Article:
The James Webb Space Telescope (JWST) was struck on one of its primary mirror segments by a meteoroid between May 23 and 25, according to NASA. The impact damaged the mirror, but “after initial assessments, the team found the telescope is still performing at a level that exceeds all mission requirements despite a marginally detectable effect in the data. Webb’s beginning-of-life performance is still well above expectations, and the observatory is fully capable of performing the science it was designed to achieve.”
Several smaller meteoroids struck the telescope earlier, but they were too small to do any damage. Meteoroids strikes will continue throughout the telescope’s time in space and were anticipated when building and testing the mirror.
While the telescope was being built, engineers used computer simulations and test impacts on mirror samples to determine how to strengthen the telescope for space. This most recent meteoroid strike, however, was larger than what was simulated and larger than the team could recreate in ground testing.
“The mirrors are made of beryllium because it is lightweight, stiff, strong and dimensionally stable (stops shrinking and expanding) at the telescope’s operating temperature,” says Paul Geithner, the deputy project manager – technical for JWST at the NASA Goddard Space Flight Center in Greenbelt, Md. “We always knew that Webb would have to weather the space environment, which includes harsh ultraviolet light and charged particles from the Sun, cosmic rays from exotic sources in the galaxy and occasional strikes by micrometeoroids within our solar system.
"So, we designed and built it with performance margin—optical, thermal, electrical, mechanical—to ensure it can perform its ambitious science mission even after many years in space.”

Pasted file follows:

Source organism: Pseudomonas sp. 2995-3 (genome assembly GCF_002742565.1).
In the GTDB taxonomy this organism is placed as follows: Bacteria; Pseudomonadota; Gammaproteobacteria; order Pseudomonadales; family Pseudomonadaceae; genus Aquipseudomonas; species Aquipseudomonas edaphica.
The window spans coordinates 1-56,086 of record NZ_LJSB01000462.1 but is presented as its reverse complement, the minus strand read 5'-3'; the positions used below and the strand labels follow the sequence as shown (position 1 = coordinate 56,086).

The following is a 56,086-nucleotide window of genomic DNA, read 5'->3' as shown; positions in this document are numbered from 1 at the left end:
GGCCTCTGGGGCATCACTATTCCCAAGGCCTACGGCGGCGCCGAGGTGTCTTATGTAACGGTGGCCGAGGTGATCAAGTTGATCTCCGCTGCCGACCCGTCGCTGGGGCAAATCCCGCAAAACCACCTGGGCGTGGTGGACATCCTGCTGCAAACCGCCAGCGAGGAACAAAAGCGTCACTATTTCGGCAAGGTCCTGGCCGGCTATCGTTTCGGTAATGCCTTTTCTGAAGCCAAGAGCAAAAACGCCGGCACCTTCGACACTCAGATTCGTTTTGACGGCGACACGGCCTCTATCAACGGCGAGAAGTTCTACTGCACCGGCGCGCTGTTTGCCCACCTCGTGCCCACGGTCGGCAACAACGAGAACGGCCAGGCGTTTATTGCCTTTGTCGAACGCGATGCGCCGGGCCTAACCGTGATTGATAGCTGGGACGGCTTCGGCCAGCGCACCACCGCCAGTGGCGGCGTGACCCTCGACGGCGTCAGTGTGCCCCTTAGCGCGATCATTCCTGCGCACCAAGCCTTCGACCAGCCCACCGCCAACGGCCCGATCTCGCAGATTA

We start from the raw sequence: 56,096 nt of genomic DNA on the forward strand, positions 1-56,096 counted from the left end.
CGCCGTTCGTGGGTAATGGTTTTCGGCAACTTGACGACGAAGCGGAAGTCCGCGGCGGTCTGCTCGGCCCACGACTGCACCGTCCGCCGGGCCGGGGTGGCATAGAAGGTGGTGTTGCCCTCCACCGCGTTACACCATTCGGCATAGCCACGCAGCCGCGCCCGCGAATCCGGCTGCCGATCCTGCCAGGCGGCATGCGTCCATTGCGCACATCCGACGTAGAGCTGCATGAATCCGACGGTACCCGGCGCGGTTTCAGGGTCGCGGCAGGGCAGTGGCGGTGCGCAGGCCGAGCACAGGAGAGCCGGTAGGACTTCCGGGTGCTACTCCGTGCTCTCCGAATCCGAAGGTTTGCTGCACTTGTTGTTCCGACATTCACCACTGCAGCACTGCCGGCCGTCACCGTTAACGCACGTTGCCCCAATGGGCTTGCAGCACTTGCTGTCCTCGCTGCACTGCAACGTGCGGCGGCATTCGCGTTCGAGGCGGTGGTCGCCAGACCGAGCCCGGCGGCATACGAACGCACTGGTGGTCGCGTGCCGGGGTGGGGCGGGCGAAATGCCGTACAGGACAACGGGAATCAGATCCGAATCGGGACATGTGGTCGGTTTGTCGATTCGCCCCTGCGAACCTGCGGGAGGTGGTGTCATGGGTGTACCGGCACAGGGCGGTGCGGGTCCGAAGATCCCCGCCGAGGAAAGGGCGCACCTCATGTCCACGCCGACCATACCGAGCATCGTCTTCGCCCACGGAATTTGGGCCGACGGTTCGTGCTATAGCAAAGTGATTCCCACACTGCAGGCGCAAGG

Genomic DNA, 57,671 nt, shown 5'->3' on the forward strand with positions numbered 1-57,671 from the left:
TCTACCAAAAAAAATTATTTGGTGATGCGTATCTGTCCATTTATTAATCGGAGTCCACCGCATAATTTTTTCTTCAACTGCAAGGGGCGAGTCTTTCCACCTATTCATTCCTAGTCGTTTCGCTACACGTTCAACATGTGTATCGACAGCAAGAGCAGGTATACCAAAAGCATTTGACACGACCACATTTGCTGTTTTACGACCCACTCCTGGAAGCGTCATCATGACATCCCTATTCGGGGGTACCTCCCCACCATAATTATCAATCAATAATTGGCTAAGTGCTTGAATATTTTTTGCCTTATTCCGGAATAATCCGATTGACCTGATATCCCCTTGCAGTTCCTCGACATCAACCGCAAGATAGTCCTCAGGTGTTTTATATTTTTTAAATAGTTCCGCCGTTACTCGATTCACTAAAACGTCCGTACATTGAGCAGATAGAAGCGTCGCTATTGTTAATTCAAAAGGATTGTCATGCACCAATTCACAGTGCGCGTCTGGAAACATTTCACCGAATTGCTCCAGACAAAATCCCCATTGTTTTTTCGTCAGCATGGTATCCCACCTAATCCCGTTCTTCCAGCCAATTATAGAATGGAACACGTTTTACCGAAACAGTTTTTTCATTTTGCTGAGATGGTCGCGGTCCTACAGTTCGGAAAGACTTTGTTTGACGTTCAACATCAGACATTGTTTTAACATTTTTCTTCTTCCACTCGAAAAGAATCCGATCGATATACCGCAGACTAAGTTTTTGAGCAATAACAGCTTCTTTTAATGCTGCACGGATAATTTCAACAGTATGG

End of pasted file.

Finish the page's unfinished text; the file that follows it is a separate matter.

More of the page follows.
NASA does have plans for both avoiding future meteoroid strikes and working around really damaging strikes. For example, NASA can have the telescope adjust mirror positions to partially correct for the impacts. This lets engineers cancel out some of distortion and minimize the effect of any impact. They have already adjusted the mirrors for the recent damage, and additional adjustments will be made to fine-tune the correction.
To protect Webb in orbit in the future, NASA has several protective maneuvers up its sleeve that turn the optics away from known meteor showers before they are due to hit the telescope.
Unlike the Hubble, which was placed in orbit around the Earth, the Webb will orbit the sun at Lagrange Point 2 (L2), which is about 932,000 miles farther from the sun then the Earth.
Lagrange points were postulated by French astronomer Louis Lagrange in 1772. He calculated that for any pair of orbiting objects in space (the Sun and the Earth, for example), there are five places, or Lagrange Points, where gravitational forces from the orbiting pair and the orbiting motion of a third smaller body (the Webb telescope) balance each other. The result is that the third, less-massive object seems to hover in place relative to the other two bodies.
L2 is an ideal place for satellites like the Webb to monitor and observe outer space, especially objects outside the solar system. Satellites at L2 needn’t constantly orbit Earth, passing in and out of its shadow and, in the process, heating up and cooling down.
Unfortunately, putting the Webb at L2 means it takes a three-month Ariane 5 rocket, courtesy of the European Space Agency, to get there. So, if there is a glitch in Webb’s hardware or meteoroid damage to parts of it, astronauts will not be able to hitch a ride on the Shuttle (even if it were still active) to get there, repair it and get back.
NASA says it still expects to unveil the first science-quality images from the telescope on July 12 despite the meteoroid strike.